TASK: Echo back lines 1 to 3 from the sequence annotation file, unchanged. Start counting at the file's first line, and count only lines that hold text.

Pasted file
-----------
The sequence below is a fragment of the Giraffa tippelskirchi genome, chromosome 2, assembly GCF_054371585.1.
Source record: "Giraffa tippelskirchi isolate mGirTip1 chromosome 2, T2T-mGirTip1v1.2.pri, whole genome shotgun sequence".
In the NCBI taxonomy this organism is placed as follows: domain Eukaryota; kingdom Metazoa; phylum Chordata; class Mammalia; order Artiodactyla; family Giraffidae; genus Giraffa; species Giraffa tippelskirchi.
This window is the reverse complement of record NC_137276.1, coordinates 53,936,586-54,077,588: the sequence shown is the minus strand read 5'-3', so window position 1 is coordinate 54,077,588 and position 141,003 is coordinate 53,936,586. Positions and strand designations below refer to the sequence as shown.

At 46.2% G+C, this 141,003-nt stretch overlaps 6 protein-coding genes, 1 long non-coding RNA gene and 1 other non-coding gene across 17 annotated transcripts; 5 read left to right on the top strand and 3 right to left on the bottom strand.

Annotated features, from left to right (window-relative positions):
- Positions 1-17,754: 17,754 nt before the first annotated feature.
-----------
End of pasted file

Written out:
The sequence below is a fragment of the Giraffa tippelskirchi genome, chromosome 2, assembly GCF_054371585.1.
Source record: "Giraffa tippelskirchi isolate mGirTip1 chromosome 2, T2T-mGirTip1v1.2.pri, whole genome shotgun sequence".
In the NCBI taxonomy this organism is placed as follows: domain Eukaryota; kingdom Metazoa; phylum Chordata; class Mammalia; order Artiodactyla; family Giraffidae; genus Giraffa; species Giraffa tippelskirchi.